“Those who used to be considered fringe far-right conservatives are now being called moderates by some,” Casteel said. “When Dan Crenshaw was elected, he was considered one of the next true conservative fighters alongside Ted Cruz. Now, somehow, Dan Crenshaw is considered not conservative enough. And it’s nuts. There’s no logic to it whatsoever.”
Campaigning after Trump
This year’s midterm elections are the first time Republicans have had to chart a political path for themselves since voters ousted Trump. But doing so requires trying not to alienate the former president’s base while grappling with Trump’s firebrand legacy as his role in the violent 2021 Capitol riot is being investigated.
Crenshaw said he’s stayed true to his conservative roots, a sentiment with which many supporters agree. He also says he remains supportive of the former president.
“I’ve always supported the agenda, and we have a good relationship,” Crenshaw said. “He understands that I’m not always going to see eye to eye with him and that I’m a pretty straightforward and honest guy about what I think is true and what is not true.”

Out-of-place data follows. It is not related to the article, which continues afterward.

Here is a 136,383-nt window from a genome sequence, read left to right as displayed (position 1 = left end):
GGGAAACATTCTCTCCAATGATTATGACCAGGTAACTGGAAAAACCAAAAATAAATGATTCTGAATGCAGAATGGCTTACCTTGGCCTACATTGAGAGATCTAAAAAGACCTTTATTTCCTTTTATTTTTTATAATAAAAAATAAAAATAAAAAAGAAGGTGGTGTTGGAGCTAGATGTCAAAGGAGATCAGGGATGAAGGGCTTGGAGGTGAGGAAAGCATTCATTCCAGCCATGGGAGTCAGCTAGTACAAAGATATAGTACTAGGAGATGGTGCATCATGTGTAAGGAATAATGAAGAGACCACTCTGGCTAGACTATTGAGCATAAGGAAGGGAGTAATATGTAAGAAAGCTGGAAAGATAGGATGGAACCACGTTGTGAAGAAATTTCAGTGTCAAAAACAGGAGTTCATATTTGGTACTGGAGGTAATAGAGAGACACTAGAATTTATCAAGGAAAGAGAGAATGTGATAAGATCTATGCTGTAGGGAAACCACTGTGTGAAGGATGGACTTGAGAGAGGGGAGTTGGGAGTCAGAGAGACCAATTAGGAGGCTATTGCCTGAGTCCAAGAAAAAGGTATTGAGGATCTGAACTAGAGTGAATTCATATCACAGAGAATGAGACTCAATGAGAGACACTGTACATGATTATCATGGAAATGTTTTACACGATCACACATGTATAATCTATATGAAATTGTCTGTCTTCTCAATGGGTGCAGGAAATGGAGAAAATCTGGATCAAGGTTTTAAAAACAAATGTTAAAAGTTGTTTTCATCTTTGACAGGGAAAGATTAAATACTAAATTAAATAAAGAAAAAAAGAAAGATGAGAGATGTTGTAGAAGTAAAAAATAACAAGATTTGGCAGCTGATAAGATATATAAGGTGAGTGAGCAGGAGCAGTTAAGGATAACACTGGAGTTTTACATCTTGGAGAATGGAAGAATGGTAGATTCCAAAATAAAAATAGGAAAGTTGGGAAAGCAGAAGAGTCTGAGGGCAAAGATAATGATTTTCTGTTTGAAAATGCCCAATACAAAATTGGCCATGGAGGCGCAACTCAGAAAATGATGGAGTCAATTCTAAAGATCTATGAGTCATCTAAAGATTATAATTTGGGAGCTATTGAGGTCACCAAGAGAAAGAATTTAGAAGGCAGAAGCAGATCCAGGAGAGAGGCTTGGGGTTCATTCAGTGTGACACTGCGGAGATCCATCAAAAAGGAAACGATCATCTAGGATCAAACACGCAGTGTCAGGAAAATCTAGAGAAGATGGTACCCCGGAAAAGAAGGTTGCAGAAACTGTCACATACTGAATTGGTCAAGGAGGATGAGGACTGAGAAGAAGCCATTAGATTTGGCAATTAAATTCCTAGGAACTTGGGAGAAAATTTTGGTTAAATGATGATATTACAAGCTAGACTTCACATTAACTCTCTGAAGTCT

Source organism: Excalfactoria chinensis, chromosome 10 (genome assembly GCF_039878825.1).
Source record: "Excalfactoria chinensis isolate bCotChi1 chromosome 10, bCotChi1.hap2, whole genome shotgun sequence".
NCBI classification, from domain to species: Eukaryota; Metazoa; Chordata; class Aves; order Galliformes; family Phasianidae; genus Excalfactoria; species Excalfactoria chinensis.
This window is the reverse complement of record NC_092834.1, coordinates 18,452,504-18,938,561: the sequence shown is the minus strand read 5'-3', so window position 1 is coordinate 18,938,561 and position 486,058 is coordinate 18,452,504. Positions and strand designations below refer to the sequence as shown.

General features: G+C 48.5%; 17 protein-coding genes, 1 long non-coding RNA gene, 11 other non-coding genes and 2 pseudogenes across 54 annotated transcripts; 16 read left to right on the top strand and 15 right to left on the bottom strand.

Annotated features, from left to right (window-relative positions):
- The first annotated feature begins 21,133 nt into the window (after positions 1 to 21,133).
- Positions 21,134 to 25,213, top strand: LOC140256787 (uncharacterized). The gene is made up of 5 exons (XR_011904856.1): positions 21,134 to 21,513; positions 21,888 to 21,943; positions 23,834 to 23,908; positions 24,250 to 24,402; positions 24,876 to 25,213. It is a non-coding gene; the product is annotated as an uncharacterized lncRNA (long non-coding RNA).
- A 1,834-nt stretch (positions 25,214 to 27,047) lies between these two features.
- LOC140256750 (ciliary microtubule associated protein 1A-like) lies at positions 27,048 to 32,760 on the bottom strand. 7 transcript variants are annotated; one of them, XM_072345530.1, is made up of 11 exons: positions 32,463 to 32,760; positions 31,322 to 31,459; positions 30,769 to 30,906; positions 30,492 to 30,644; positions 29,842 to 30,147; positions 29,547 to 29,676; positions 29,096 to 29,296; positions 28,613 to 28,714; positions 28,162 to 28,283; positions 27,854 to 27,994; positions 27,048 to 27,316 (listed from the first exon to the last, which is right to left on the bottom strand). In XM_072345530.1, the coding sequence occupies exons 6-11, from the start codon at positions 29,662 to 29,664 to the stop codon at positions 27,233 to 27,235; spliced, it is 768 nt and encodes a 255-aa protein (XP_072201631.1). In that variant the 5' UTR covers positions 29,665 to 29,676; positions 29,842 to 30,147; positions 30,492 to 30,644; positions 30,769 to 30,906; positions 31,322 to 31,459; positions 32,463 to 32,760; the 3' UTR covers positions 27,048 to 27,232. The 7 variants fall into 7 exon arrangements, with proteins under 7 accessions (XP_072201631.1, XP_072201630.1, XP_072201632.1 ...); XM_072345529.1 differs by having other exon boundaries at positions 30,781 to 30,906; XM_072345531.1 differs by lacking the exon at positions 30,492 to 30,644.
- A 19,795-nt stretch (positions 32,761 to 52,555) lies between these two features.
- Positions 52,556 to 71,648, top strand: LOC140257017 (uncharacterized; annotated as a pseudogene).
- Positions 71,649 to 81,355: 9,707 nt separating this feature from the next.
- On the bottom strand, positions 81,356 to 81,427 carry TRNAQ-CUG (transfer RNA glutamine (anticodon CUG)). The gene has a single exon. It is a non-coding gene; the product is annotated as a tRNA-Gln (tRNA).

Crenshaw doesn’t place himself along a spectrum within the GOP, reasoning that there isn’t as big of a spread among conservatives as there is among Democrats. He said the differences among Republicans comes from personality.
“Conservatives live in a box — like there’s not a big ideological difference between me and Jim Jordan,” Crenshaw said, referring to the Ohio Republican who helped found the House Freedom Caucus.
Crenshaw connects the backlash he faces to right-wing radio hosts and influencers who are “monetizing outrage and division” to increase audience members. Some of his colleagues, he said, buy into this “political theater.”
“The incentive structure is as such: You gain by tearing others down. You tear them down by calling them a RINO or a neocon or some other stupid word,” Crenshaw said.